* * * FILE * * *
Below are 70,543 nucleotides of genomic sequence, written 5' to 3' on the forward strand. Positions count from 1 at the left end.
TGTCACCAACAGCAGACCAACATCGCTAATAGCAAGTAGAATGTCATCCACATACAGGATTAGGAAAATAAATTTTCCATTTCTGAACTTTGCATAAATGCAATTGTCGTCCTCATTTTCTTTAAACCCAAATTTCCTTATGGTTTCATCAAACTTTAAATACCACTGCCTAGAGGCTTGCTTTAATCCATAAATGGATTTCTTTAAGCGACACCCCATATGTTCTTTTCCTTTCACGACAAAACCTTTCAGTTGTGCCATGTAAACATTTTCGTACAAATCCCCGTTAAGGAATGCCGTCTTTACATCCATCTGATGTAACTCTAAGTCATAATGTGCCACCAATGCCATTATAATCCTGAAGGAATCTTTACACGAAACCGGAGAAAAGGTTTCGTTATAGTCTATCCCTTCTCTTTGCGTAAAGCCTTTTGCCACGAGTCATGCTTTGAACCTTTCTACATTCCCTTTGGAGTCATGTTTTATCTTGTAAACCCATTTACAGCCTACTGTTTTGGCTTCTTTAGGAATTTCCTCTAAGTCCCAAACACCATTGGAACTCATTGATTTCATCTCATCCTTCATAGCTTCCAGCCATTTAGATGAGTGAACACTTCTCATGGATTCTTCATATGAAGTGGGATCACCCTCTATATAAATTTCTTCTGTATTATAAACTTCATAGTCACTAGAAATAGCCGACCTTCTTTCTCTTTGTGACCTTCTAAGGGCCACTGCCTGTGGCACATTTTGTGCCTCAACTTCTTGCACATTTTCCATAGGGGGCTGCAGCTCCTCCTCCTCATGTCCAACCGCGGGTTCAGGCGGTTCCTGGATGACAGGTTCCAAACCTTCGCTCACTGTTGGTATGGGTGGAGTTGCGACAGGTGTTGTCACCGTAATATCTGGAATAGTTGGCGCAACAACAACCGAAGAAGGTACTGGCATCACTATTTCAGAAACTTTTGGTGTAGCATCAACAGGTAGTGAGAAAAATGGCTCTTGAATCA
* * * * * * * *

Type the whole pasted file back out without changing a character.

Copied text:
Below are 70,543 nucleotides of genomic sequence, written 5' to 3' on the forward strand. Positions count from 1 at the left end.
TGTCACCAACAGCAGACCAACATCGCTAATAGCAAGTAGAATGTCATCCACATACAGGATTAGGAAAATAAATTTTCCATTTCTGAACTTTGCATAAATGCAATTGTCGTCCTCATTTTCTTTAAACCCAAATTTCCTTATGGTTTCATCAAACTTTAAATACCACTGCCTAGAGGCTTGCTTTAATCCATAAATGGATTTCTTTAAGCGACACCCCATATGTTCTTTTCCTTTCACGACAAAACCTTTCAGTTGTGCCATGTAAACATTTTCGTACAAATCCCCGTTAAGGAATGCCGTCTTTACATCCATCTGATGTAACTCTAAGTCATAATGTGCCACCAATGCCATTATAATCCTGAAGGAATCTTTACACGAAACCGGAGAAAAGGTTTCGTTATAGTCTATCCCTTCTCTTTGCGTAAAGCCTTTTGCCACGAGTCATGCTTTGAACCTTTCTACATTCCCTTTGGAGTCATGTTTTATCTTGTAAACCCATTTACAGCCTACTGTTTTGGCTTCTTTAGGAATTTCCTCTAAGTCCCAAACACCATTGGAACTCATTGATTTCATCTCATCCTTCATAGCTTCCAGCCATTTAGATGAGTGAACACTTCTCATGGATTCTTCATATGAAGTGGGATCACCCTCTATATAAATTTCTTCTGTATTATAAACTTCATAGTCACTAGAAATAGCCGACCTTCTTTCTCTTTGTGACCTTCTAAGGGCCACTGCCTGTGGCACATTTTGTGCCTCAACTTCTTGCACATTTTCCATAGGGGGCTGCAGCTCCTCCTCCTCATGTCCAACCGCGGGTTCAGGCGGTTCCTGGATGACAGGTTCCAAACCTTCGCTCACTGTTGGTATGGGTGGAGTTGCGACAGGTGTTGTCACCGTAATATCTGGAATAGTTGGCGCAACAACAACCGAAGAAGGTACTGGCATCACTATTTCAGAAACTTTTGGTGTAGCATCAACAGGTAGTGAGAAAAATGGCTCTTGAATCA